Additional information about this story
Description 2 bios from Find A Grave website
Attached to Mary May "Polly" Lewis (1820 - 1901)
Other trees this object is saved to Williams / Stine Family
Johnny D Worley Family Tree
Mary Lewis Leabo
Added by Rudie2 on 23 Dec 2008
The Applegate account is chilling. How close the wagon incident was to a disaster had it not been for the quick thinking of Ms. Leabo. (also my ggg grandmother. These folks were so brave. About 1999 we visited the Applegate Trail Museum in Sunny Valley Oregon -off Hwy 5. A must see for all of the cousins. DeVonne
Notes for Mary "Polly" Lewis: Source: Carol Ann Hansen
Census: 1900, shows Ohio as birth state. Source: Betty Lebow Sutton
Mary Lewis was a descendant of Francis Lewis of Revolutionary War fame.
In the year 1846, Isaac Jasper Leabo, with his wife Mary and 4 small children and his brother James, headed for Oregon Territory by wagon train. They came with the wagon train which split at Fort Hall or Fort Bridger. The split was brought about by the following circumstances which occured in the camp. Mary Lewis Leabo was preparing meat fro breakfast and was hacking it to make it tender. She was a timid little lady, and while engaged at this task, an Indian slipped up behind her and reached for the meat, just as her knife came down. She nearly cut his hand off. The Indians demanded she be handed over to them. Some of the people in the wagon train wanted to turn her over to the Indians, but Isaac would not allow this to happen. Thus, the member of the wagon train were divided in their thinking, and the train split up. Isaac and James brought the family to where Eugene, Oregon currently is now and they stopped. Indians stole and killed their cattle, and they were stranded as winter was coming in a few weeks. Isaac and James cut a large tree, nade a dugout of about 50 feet, which took them about three weeks to make. Loading their belongings and their family into the dugout, they set out to navigate the unknow and uncharted waters, which later became the Willamette River.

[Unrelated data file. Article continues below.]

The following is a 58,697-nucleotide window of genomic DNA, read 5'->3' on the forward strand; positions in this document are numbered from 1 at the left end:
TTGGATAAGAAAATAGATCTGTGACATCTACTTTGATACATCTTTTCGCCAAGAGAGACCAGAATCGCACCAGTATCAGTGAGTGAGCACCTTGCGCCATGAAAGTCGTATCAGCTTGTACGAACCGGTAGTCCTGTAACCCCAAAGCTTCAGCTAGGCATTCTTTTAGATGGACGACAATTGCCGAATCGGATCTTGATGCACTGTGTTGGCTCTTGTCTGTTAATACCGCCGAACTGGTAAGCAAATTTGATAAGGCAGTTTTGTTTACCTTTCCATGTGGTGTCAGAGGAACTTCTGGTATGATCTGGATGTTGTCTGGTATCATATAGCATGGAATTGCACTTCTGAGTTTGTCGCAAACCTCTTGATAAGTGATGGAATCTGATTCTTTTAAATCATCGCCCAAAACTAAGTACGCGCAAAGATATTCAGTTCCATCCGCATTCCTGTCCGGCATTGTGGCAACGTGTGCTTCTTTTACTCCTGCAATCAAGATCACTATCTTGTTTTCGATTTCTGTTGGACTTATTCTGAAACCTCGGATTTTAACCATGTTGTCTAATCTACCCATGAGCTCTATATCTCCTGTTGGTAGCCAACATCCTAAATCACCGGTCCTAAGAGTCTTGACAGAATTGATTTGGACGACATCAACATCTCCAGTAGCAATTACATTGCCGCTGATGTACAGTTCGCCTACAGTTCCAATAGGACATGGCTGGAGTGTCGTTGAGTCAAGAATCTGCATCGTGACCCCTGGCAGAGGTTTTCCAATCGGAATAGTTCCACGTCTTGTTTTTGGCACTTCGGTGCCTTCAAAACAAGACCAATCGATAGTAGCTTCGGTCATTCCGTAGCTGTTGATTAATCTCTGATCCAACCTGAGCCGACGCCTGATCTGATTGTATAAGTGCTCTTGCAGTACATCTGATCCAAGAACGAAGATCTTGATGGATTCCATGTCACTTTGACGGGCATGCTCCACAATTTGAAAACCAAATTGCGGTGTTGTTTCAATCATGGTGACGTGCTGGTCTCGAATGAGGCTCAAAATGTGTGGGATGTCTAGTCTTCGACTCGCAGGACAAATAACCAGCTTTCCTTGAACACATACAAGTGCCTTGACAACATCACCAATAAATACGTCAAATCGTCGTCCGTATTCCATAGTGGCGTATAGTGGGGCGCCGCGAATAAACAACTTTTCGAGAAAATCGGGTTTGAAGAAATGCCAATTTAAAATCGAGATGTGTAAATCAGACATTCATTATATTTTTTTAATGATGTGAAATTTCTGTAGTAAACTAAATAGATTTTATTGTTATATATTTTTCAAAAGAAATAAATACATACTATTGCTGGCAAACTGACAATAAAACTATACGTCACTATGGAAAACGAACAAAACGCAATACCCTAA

When they neared the point where Independence, Oregon is, they sighted a large tree that had fallen across the river. Everyone had to lay down in the dugout, and with just inches to spare they were able to navigate under the fallen tree. They were the first white people to navigate the Willamette River between Eugene and Salem, Oregon, except one man who made the trip earlier, but stopped at Santiam. This is how the Leabo family avoided being in the Donner Pass during the blizzard which consumed the Donner Party.
More About Isaac Leabo and Mary Lewis: Marriage: 21 Jul 1836, Boone County, Indiana